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Datamoshing – the beauty of glitch « Behind the Scenes

Datamoshing – the beauty of glitch

April 9th, 2009

Datamoshing, as it has been coined by the Providence, RI artist collective Paper Rad (warning, site may induce seizures), refers to a technique of exploiting video compression to create intentional artifacting and distortion. If you’ve ever skipped ahead in a poorly compressed DVD rip and seen the moving outlines of actors ghosted behind the pixels of the scene you were just watching then you know what I’m talking about.

The effect has been in use by digital media artists since at least 2005, though exactly when it was first produced intentionally is a matter of some debate. It seems likely that someone was doing this before 2005, after all, there were poorly compressed DVD rips to inspire them. Regardless, it recently hit the mainstream in the form of music videos for Chairlift and Kanye West, so there has been a lot of digital press on the subject.

To understand datamoshing, you need to know about I- and P-frames. Digital video files are made up of sequences of different types of frames. I-frames (also referred to as keyframes) are full representations of a single frame of the video. Effectively, they are still images containing all the color and luminance information of that frame. P-frames, on the other hand, are reference files that inform the video player of changes in the image since the previous frame. Thus, only areas of motion or changing luminance values are described in a P-frame, making them more like a set of instructions than an image.

I-frame P-frame

Naturally, P-frames contain less data than I-frames, so they take up less memory. This is their attraction for video compression codecs: the higher the P-frame to I-frame ratio the smaller the file size.

(note: There are also B-frames, these are similar to P-frames but a B-frame references both the frame before AND after itself. These can be used to create datamoshing effects also, but the effects are less predictable so I’ll leave that up to you to experiment with.)

Following are some examples of normal frame structures.

(clip A) I – P – P – P – P – P – (clip B) I – P – P – P – P – P – P
(clip A) I – P – B – P – B – P – (clip B) I – P – B – P – B – P – B

So, how do we use our knowledge of I- and P-frames to datamosh? Basically, the technique is to insert P-frames from Clip B after an I-frame, or a series of I- and P-frames, from Clip A (to put it another way: remove all the I-frames from Clip B). The result is that the movement from Clip B, as described in its P-frames, is translated to the image from Clip A. Clip B’s P-frames act on the pixels in Clip A according to their original instructions.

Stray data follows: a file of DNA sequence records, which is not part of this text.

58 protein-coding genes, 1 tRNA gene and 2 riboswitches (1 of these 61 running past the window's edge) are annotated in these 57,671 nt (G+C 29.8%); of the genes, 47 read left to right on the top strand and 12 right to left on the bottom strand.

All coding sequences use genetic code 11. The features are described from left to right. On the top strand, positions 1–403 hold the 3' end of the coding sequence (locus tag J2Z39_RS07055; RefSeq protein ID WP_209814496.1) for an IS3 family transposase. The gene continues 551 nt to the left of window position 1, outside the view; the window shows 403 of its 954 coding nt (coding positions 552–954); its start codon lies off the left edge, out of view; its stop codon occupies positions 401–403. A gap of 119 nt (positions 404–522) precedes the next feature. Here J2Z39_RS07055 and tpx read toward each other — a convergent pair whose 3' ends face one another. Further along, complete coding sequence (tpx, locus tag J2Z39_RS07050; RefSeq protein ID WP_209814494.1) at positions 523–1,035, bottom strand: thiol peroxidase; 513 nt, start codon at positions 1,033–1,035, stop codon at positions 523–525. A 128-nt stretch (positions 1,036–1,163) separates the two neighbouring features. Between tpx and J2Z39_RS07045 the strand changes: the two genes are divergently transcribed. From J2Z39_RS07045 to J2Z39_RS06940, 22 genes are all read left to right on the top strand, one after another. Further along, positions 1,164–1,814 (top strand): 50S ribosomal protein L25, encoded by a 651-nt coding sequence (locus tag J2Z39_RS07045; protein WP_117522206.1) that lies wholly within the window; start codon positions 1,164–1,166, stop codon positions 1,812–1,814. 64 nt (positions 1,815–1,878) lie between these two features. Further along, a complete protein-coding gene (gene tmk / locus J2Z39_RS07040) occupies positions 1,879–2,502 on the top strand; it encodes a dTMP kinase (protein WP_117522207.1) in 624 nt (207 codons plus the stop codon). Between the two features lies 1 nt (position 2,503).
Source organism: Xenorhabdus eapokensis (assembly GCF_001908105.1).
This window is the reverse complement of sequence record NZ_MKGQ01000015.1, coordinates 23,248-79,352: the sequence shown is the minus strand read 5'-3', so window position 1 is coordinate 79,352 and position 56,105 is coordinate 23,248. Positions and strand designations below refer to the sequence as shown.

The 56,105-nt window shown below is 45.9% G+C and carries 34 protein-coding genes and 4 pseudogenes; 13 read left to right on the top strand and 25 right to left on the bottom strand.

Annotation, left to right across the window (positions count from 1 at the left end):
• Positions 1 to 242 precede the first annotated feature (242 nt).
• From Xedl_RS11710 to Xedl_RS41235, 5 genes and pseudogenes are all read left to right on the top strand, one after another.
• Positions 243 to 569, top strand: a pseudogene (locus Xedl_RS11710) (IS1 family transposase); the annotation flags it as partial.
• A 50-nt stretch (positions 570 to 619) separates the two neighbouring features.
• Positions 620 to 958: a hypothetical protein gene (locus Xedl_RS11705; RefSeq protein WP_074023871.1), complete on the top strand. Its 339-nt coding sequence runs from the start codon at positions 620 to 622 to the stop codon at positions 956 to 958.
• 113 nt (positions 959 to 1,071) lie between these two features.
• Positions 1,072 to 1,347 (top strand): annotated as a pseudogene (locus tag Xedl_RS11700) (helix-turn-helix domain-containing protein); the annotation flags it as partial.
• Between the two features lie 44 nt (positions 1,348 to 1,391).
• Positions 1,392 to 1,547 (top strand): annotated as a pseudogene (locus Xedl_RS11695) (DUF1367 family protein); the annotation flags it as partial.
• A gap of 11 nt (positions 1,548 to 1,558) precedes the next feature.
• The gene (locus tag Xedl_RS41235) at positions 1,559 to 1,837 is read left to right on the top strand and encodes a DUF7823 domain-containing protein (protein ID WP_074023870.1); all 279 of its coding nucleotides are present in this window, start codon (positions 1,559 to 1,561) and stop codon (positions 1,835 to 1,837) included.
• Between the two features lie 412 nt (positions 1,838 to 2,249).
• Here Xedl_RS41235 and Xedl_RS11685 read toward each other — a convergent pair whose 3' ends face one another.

(clip A) I – P – P – P – P – P – P – (clip B) P – P – P – P – P – P – P

When you skip ahead in a poor quality DVD rip, you may jump into the middle of a bunch of P-frames. Until the video hits an I-frame you will unintentionally be datamoshing the frame you skipped FROM with the movement of the frames you skipped TO. This is a result of setting the compression codec to produce fewer I-frames (thus, more P-frames) in order to save on file size for distribution over the internet or on CDs.

Another way to get some crazy effects is to copy the same P-frame over and over again in sequence. This results in color drifts and smears as the same pixel moves and manipulations are repeated over and over on top of themselves.

I – P1 – P2 – P3 – P3 – P3 – P3 – P3 – P3 – P3 – P3 – P3 – P3 – P3 – P3

If you want to clear the mess of datamoshed nonsense partway through your clip, just insert a new I-frame. Since I-frames are effectively still images, this will snap the image back to whatever is described in that I-frame.

The technique is really quite fun to play with, certainly one of the most organic and unpredictable approaches to manipulating video I’ve happened upon yet (that and video feedback loops).

A great tutorial of the process and the most accessible tools to do it with can be found in this 3-part tutorial (the link is to part 1):

You can find Paper Rad’s pre-packaged “One Stop Datamosh Kit” here:

(note: If you run into problems with avidemux crashing all the time, be patient, don’t move too fast, and I’ve found it helps to have another clip already placed after the one you’re currently editing… I don’t know why that is, but when copying and pasting lots of P-frames it is less likely to crash if it has that buffer)

Finally, for some inspiration, check out this clip by Takeshi Murata. I know it’s been posted alongside other datamosh articles and tutorials, but that’s because it’s just that awesome. I mean really, even if you’ve already seen it, stop complaining and watch it again. You’ll be happy you did.

Finally, you can find my own first experiment with datamoshing here:

One Response.

  1. Very cool, I really enjoyed that. Do you know of somewhere I can read more about it?

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